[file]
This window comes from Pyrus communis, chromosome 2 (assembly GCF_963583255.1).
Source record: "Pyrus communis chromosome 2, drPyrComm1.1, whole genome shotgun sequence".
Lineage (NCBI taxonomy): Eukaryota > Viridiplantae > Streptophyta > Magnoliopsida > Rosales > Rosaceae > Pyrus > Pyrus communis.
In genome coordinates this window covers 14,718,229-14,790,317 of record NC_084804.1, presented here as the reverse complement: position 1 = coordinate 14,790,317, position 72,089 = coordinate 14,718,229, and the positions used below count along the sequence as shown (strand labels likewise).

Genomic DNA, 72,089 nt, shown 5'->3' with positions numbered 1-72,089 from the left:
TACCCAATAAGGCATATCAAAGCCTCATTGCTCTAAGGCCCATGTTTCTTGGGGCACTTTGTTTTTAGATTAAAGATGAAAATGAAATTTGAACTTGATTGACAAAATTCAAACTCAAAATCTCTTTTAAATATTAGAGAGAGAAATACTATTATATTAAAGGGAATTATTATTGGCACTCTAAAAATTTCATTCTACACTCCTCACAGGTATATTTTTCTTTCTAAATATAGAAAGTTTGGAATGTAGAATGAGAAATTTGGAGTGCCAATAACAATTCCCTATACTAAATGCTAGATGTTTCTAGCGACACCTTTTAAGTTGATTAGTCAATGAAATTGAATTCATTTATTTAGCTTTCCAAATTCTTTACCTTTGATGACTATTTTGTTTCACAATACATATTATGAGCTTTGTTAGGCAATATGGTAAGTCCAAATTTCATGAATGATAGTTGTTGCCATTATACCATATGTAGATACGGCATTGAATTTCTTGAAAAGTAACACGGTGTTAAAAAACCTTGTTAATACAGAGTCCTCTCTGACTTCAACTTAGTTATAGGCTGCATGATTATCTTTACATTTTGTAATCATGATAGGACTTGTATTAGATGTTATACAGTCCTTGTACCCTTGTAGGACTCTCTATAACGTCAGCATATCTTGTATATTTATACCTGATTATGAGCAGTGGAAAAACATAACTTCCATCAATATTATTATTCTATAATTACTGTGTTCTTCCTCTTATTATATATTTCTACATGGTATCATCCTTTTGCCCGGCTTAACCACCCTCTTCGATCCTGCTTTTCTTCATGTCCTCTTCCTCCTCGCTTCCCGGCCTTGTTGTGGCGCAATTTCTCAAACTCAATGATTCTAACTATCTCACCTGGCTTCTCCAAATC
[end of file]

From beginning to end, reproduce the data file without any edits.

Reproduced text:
This window comes from Pyrus communis, chromosome 2 (assembly GCF_963583255.1).
Source record: "Pyrus communis chromosome 2, drPyrComm1.1, whole genome shotgun sequence".
Lineage (NCBI taxonomy): Eukaryota > Viridiplantae > Streptophyta > Magnoliopsida > Rosales > Rosaceae > Pyrus > Pyrus communis.
In genome coordinates this window covers 14,718,229-14,790,317 of record NC_084804.1, presented here as the reverse complement: position 1 = coordinate 14,790,317, position 72,089 = coordinate 14,718,229, and the positions used below count along the sequence as shown (strand labels likewise).

Genomic DNA, 72,089 nt, shown 5'->3' with positions numbered 1-72,089 from the left:
TACCCAATAAGGCATATCAAAGCCTCATTGCTCTAAGGCCCATGTTTCTTGGGGCACTTTGTTTTTAGATTAAAGATGAAAATGAAATTTGAACTTGATTGACAAAATTCAAACTCAAAATCTCTTTTAAATATTAGAGAGAGAAATACTATTATATTAAAGGGAATTATTATTGGCACTCTAAAAATTTCATTCTACACTCCTCACAGGTATATTTTTCTTTCTAAATATAGAAAGTTTGGAATGTAGAATGAGAAATTTGGAGTGCCAATAACAATTCCCTATACTAAATGCTAGATGTTTCTAGCGACACCTTTTAAGTTGATTAGTCAATGAAATTGAATTCATTTATTTAGCTTTCCAAATTCTTTACCTTTGATGACTATTTTGTTTCACAATACATATTATGAGCTTTGTTAGGCAATATGGTAAGTCCAAATTTCATGAATGATAGTTGTTGCCATTATACCATATGTAGATACGGCATTGAATTTCTTGAAAAGTAACACGGTGTTAAAAAACCTTGTTAATACAGAGTCCTCTCTGACTTCAACTTAGTTATAGGCTGCATGATTATCTTTACATTTTGTAATCATGATAGGACTTGTATTAGATGTTATACAGTCCTTGTACCCTTGTAGGACTCTCTATAACGTCAGCATATCTTGTATATTTATACCTGATTATGAGCAGTGGAAAAACATAACTTCCATCAATATTATTATTCTATAATTACTGTGTTCTTCCTCTTATTATATATTTCTACATGGTATCATCCTTTTGCCCGGCTTAACCACCCTCTTCGATCCTGCTTTTCTTCATGTCCTCTTCCTCCTCGCTTCCCGGCCTTGTTGTGGCGCAATTTCTCAAACTCAATGATTCTAACTATCTCACCTGGCTTCTCCAAATC